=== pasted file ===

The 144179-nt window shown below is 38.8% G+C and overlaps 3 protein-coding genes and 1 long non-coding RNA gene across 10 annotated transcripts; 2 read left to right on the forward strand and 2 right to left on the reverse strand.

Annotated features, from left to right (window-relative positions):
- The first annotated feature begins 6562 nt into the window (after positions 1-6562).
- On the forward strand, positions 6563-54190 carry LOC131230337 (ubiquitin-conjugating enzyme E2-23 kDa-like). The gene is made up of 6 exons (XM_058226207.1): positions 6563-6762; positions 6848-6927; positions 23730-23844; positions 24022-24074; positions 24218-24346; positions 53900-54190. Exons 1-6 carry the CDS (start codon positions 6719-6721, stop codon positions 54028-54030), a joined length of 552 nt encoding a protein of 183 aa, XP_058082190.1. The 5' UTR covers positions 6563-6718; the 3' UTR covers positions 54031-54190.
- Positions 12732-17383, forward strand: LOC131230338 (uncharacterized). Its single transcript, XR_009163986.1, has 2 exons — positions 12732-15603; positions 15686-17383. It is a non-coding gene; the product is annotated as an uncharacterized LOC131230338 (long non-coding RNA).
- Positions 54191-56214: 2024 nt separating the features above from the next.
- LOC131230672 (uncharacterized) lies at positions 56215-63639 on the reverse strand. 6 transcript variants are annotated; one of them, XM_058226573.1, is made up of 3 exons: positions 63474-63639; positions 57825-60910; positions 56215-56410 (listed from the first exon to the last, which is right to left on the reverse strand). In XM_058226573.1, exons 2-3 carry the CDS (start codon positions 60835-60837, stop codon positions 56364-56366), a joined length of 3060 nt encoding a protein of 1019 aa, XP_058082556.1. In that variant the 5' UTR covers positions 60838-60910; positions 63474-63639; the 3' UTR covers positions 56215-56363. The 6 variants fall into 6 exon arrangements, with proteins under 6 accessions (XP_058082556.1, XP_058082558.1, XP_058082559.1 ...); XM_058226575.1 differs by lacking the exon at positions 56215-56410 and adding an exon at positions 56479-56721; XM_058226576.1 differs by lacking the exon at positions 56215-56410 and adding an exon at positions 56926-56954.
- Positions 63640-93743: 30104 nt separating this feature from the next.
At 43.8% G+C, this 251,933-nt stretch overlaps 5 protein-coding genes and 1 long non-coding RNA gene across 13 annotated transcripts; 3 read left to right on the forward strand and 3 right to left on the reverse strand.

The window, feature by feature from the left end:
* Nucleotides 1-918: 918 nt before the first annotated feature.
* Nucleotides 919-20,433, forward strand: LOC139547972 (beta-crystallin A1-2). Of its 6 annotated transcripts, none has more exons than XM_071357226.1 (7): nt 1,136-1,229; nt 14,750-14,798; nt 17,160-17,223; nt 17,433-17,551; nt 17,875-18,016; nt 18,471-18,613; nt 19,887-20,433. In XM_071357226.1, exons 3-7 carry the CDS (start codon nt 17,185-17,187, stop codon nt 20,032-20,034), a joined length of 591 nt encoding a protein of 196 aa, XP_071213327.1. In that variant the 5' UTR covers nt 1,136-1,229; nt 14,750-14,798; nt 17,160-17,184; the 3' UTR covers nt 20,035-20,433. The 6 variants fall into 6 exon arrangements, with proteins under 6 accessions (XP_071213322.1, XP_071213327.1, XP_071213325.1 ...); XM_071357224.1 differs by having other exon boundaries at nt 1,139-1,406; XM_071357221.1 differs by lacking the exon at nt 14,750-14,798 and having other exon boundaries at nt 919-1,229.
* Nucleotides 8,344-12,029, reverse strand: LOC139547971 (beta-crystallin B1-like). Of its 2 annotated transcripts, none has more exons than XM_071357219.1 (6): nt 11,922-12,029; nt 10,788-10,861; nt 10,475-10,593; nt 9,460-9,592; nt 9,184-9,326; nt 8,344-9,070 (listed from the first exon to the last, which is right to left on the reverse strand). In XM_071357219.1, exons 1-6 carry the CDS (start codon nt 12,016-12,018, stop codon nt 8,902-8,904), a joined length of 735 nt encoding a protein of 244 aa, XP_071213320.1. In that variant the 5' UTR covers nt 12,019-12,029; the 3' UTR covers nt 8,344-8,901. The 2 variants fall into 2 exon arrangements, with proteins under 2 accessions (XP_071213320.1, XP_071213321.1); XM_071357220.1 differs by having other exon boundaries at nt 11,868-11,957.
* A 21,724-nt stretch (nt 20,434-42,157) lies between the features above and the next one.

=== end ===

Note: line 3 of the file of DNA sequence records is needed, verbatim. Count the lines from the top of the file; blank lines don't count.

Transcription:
- The first annotated feature begins 6562 nt into the window (after positions 1-6562).